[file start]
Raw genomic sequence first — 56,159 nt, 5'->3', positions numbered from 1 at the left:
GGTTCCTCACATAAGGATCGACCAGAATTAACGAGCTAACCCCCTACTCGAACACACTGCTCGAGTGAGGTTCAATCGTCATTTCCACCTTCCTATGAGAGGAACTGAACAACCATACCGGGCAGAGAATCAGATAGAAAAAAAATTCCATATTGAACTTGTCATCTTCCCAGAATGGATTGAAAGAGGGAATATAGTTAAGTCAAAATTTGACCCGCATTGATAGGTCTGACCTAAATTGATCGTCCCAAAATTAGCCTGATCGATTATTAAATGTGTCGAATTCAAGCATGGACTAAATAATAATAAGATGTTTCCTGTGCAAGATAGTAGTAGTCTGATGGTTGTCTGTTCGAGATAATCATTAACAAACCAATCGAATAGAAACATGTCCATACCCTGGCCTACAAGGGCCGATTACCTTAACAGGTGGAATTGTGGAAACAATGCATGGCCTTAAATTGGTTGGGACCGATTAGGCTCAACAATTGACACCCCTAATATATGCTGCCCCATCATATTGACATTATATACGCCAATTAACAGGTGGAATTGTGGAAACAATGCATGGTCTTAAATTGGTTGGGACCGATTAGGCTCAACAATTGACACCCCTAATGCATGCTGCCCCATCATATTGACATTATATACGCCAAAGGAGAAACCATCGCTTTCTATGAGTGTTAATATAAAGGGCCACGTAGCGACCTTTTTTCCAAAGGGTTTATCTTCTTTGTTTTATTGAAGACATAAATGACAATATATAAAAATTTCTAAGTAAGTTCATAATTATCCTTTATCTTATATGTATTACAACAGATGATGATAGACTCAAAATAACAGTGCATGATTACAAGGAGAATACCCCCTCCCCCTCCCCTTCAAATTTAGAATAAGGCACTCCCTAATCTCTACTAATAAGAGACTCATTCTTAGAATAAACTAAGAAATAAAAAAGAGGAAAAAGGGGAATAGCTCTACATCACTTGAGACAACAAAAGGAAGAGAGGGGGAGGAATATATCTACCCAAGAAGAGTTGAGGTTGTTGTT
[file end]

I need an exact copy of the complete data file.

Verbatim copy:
Raw genomic sequence first — 56,159 nt, 5'->3', positions numbered from 1 at the left:
GGTTCCTCACATAAGGATCGACCAGAATTAACGAGCTAACCCCCTACTCGAACACACTGCTCGAGTGAGGTTCAATCGTCATTTCCACCTTCCTATGAGAGGAACTGAACAACCATACCGGGCAGAGAATCAGATAGAAAAAAAATTCCATATTGAACTTGTCATCTTCCCAGAATGGATTGAAAGAGGGAATATAGTTAAGTCAAAATTTGACCCGCATTGATAGGTCTGACCTAAATTGATCGTCCCAAAATTAGCCTGATCGATTATTAAATGTGTCGAATTCAAGCATGGACTAAATAATAATAAGATGTTTCCTGTGCAAGATAGTAGTAGTCTGATGGTTGTCTGTTCGAGATAATCATTAACAAACCAATCGAATAGAAACATGTCCATACCCTGGCCTACAAGGGCCGATTACCTTAACAGGTGGAATTGTGGAAACAATGCATGGCCTTAAATTGGTTGGGACCGATTAGGCTCAACAATTGACACCCCTAATATATGCTGCCCCATCATATTGACATTATATACGCCAATTAACAGGTGGAATTGTGGAAACAATGCATGGTCTTAAATTGGTTGGGACCGATTAGGCTCAACAATTGACACCCCTAATGCATGCTGCCCCATCATATTGACATTATATACGCCAAAGGAGAAACCATCGCTTTCTATGAGTGTTAATATAAAGGGCCACGTAGCGACCTTTTTTCCAAAGGGTTTATCTTCTTTGTTTTATTGAAGACATAAATGACAATATATAAAAATTTCTAAGTAAGTTCATAATTATCCTTTATCTTATATGTATTACAACAGATGATGATAGACTCAAAATAACAGTGCATGATTACAAGGAGAATACCCCCTCCCCCTCCCCTTCAAATTTAGAATAAGGCACTCCCTAATCTCTACTAATAAGAGACTCATTCTTAGAATAAACTAAGAAATAAAAAAGAGGAAAAAGGGGAATAGCTCTACATCACTTGAGACAACAAAAGGAAGAGAGGGGGAGGAATATATCTACCCAAGAAGAGTTGAGGTTGTTGTT